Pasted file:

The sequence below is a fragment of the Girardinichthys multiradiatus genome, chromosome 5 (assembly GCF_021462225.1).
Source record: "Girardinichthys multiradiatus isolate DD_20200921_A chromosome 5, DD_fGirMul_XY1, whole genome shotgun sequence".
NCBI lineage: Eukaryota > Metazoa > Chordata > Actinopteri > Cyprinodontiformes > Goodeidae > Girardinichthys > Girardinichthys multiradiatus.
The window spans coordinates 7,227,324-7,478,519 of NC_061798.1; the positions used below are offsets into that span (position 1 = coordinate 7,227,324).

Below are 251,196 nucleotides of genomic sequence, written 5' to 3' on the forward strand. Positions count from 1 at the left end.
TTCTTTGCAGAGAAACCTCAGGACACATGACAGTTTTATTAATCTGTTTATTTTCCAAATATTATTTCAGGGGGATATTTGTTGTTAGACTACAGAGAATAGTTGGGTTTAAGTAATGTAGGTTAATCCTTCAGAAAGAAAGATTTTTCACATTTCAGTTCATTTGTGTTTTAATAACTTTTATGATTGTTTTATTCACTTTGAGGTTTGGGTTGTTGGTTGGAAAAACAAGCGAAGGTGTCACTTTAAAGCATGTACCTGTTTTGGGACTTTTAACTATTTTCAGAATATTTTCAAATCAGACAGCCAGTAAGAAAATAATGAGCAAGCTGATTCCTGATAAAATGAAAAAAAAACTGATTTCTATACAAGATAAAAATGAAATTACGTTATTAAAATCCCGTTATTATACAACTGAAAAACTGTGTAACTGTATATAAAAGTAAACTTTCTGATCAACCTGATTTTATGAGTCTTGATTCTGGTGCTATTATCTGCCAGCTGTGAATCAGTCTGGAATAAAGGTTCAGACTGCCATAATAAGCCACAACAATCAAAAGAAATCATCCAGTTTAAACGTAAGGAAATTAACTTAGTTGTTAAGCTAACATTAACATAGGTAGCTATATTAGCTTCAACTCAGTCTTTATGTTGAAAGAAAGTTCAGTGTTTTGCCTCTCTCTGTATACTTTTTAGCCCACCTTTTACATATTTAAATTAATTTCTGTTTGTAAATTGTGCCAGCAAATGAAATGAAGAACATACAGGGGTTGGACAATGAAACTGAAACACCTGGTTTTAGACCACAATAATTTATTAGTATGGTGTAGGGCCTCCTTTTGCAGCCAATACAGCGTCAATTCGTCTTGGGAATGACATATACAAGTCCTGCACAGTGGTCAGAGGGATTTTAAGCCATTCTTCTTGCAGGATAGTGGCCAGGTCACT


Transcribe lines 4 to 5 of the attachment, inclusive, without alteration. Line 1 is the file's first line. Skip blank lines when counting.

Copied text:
The window spans coordinates 7,227,324-7,478,519 of NC_061798.1; the positions used below are offsets into that span (position 1 = coordinate 7,227,324).

Below are 251,196 nucleotides of genomic sequence, written 5' to 3' on the forward strand. Positions count from 1 at the left end.